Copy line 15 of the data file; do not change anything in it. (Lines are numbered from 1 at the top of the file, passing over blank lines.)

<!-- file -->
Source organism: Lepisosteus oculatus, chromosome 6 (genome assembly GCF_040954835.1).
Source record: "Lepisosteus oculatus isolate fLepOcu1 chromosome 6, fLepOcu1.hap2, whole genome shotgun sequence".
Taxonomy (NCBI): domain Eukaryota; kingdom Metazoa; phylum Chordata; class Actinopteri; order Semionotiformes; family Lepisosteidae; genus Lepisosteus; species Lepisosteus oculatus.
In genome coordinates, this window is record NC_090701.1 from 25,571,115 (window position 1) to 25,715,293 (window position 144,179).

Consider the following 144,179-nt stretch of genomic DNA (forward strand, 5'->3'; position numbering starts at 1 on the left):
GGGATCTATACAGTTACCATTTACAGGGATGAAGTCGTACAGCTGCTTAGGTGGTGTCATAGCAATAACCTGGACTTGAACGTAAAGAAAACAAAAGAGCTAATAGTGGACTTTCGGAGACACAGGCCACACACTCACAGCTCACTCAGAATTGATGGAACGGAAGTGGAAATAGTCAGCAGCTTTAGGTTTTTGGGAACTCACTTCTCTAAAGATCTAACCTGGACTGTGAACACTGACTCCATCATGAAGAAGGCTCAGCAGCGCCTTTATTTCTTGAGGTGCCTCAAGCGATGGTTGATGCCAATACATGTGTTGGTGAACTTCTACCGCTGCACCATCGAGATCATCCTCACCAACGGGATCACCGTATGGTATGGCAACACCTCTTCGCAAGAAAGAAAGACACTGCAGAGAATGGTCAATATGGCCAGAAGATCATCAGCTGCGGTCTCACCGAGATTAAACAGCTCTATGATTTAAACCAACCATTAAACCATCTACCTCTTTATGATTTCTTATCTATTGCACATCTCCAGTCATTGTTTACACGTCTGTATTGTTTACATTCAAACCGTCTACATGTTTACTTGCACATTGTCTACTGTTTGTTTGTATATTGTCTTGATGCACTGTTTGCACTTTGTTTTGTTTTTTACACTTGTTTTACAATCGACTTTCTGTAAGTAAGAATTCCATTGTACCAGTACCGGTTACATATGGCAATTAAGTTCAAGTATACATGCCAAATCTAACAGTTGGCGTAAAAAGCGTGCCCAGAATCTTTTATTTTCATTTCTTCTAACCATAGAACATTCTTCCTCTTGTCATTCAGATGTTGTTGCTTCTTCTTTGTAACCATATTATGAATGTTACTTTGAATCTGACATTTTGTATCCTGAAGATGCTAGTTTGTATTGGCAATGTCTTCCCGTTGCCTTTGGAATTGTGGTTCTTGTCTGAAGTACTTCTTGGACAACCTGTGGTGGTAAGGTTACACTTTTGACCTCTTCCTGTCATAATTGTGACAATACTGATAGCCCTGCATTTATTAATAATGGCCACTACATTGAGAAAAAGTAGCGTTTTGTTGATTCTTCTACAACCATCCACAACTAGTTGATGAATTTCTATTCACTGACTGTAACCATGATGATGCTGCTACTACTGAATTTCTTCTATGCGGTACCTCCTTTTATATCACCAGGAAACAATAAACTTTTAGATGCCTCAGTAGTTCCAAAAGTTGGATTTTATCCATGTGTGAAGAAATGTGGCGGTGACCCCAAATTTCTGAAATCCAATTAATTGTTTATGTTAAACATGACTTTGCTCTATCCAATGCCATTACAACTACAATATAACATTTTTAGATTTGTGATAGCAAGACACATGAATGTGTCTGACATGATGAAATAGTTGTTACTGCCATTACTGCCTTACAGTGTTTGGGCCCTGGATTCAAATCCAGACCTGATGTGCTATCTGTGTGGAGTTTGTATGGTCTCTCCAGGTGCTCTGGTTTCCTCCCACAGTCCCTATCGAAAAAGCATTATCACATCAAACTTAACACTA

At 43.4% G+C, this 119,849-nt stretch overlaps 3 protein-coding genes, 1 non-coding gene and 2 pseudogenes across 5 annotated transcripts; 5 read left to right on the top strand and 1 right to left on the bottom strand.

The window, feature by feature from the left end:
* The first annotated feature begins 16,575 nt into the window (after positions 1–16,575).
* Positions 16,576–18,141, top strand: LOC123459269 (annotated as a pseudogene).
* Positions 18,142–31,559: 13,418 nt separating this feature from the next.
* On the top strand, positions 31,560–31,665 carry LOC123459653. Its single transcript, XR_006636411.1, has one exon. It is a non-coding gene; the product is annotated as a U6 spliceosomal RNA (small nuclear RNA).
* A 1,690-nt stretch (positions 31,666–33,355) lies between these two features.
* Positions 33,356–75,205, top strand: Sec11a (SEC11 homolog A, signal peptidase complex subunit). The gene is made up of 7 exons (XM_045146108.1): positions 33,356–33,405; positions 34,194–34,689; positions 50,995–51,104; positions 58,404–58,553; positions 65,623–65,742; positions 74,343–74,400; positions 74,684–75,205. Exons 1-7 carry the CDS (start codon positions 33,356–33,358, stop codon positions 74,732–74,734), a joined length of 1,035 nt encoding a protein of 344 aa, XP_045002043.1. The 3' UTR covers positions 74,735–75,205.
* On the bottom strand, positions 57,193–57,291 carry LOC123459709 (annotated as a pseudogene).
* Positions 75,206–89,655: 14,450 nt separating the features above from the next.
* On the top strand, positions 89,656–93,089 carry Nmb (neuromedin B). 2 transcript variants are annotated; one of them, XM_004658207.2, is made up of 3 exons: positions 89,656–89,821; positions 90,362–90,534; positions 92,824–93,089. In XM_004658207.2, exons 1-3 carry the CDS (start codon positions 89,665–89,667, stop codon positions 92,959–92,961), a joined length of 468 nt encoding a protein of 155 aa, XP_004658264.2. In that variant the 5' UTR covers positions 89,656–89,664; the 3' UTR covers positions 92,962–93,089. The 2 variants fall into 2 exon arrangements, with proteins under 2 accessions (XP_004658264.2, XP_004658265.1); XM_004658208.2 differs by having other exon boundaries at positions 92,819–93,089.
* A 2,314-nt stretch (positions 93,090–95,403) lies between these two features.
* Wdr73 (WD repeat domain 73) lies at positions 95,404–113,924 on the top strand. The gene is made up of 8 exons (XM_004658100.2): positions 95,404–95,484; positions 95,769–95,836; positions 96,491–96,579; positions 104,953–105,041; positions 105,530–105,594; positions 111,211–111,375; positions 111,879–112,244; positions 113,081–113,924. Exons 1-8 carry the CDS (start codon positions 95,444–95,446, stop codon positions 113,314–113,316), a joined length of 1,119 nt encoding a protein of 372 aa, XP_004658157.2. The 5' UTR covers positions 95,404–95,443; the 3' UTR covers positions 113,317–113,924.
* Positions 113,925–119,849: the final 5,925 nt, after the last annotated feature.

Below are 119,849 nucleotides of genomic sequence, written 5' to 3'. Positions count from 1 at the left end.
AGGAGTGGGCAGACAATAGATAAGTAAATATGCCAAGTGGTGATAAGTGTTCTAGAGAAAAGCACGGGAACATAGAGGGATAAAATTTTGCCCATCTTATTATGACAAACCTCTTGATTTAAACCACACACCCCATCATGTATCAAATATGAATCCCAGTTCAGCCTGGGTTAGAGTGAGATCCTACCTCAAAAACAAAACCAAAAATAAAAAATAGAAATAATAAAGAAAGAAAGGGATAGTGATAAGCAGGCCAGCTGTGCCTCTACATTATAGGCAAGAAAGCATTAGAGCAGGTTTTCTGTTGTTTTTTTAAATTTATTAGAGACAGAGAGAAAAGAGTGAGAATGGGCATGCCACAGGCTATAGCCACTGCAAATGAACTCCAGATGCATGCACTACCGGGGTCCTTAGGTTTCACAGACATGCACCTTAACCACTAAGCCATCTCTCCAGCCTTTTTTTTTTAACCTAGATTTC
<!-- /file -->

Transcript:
* On the bottom strand, positions 57,193–57,291 carry LOC123459709 (annotated as a pseudogene).